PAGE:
female healthcare workers

(CNN)Many of our staff have died at the hands of their abductors, but not many were young, female medical workers.

It’s a sickening situation for humanity and a crippling blow for healthcare in conflict zones.
Hauwa Mohammed Liman, 24, worked in a hospital supported by the International Committee of the Red Cross (ICRC) when she was abducted March 1 in Rann, Nigeria. She appears to have been killed by her captors on Monday.
    Hauwa Mohammed Liman
    The slaying follows a similar execution-style killing last month of Saifura Hussaini Ahmed Khorsa, a 25-year-old ICRC midwife, also by ISWAP, or Islamic State’s West African province group.
    I am ICRC’s director for Africa, and I understand the tension that exists between different belief systems. I am part Nigerian and part Swiss, and though I am not Muslim, some of my family members in Nigeria are.
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    What I can’t understand is an ideology that can justify the execution of young, female healthcare workers. They were midwives, bringing new life into the world. They were daughters and sisters, and one was a wife and mother. They have no part in the conflict.
    When women choose to work in the healthcare field in rural northern Nigeria, it’s not a simple decision. The entire family– especially husbands and fathers — would have had to agree, and this is an important point for both the families and the wider communities.
    Saifura was a devoted mother and midwife. Those who knew her said she adored her two children, a two-year-old boy, and a five-year-old girl, who have not been able to comprehend their mother’s absence. Hauwa, also a dedicated professional, made the personal sacrifice to move away from her family and help the community in Rann.

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    We often see health workers choose the relative safety of large cities. But that leaves rural areas — like Rann — with lean medical expertise. So when health personnel such as Hauwa and Saifura choose to work in a rural region, they deserve our gratitude and everyone’s respect.
    Violence against healthcare is a trend the ICRC has kept a worried eye on in conflicts globally.
    Nigeria isn’t even the only country in Africa where the ICRC faces a hostage situation; one of our nurses, a German national, was kidnapped in Somalia in May.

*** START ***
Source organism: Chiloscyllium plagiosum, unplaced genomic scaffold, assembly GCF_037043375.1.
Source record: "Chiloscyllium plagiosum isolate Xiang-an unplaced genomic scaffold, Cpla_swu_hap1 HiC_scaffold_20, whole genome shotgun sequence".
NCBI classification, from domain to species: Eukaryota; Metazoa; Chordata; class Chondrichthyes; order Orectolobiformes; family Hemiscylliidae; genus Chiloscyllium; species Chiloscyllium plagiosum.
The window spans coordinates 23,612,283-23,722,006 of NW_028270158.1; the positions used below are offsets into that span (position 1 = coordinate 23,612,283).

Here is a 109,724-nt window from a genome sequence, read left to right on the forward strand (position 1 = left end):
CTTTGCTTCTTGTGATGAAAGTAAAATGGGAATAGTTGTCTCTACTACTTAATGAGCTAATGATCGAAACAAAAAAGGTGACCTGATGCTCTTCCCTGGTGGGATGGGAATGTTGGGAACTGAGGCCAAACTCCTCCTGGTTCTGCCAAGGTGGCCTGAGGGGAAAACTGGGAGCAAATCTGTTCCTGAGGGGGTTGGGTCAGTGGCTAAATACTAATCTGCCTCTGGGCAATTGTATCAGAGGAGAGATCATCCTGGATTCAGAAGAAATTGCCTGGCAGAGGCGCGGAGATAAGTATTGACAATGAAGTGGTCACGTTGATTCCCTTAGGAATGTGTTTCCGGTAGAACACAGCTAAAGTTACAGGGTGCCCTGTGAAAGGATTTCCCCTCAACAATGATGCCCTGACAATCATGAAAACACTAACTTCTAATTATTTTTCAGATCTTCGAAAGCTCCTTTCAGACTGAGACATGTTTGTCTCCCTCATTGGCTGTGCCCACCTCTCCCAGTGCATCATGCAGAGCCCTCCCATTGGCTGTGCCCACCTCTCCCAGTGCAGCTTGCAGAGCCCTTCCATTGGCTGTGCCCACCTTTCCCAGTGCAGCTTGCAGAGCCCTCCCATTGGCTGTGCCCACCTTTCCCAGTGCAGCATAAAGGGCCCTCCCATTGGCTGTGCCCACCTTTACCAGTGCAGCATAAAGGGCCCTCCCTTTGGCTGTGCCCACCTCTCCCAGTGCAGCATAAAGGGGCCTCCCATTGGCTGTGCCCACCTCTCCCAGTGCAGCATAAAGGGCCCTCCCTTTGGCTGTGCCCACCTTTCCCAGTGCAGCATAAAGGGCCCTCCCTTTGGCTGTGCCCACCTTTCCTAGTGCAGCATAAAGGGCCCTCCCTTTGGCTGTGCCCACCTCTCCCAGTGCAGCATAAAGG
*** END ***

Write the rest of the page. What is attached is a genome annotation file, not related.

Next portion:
More broadly, health facilities in conflict zones like South Sudan, Yemen and Syria have been directly attacked, cutting off communities from the care they desperately need.
    As a humanitarian professional, I’m good at focusing on the work that needs to be done, but I sometimes can’t help but wonder: How would I behave as a hostage? What was Hauwa going through in her final days, knowing Saifura had already been killed? Did she know we were doing everything we could to win her release?
    I think about other victims in Nigeria, the Chibok girls, and abducted women and girls forced into carrying out suicide bombings. Some hostages have come back pregnant — will their communities accept them?
    I am heartbroken by the deaths of these two women. But I also wonder where this intense anger comes from that would allow someone to kill a young midwife. To fight and kill an enemy is one thing, but why stage an execution to kill women helping the community? What can humanitarian organizations do in the face of such anger?
    The laws of war exist to prevent or keep to a minimum atrocities and cycles of violence. Even when the laws of war fail an individual, we must insist on their value and continue to work to advance adherence to them.
      Without the laws of war, we could face violence without end. We need to collectively stand for these and give humanity a chance.
      I cling to the hope that the world will do better in the future.

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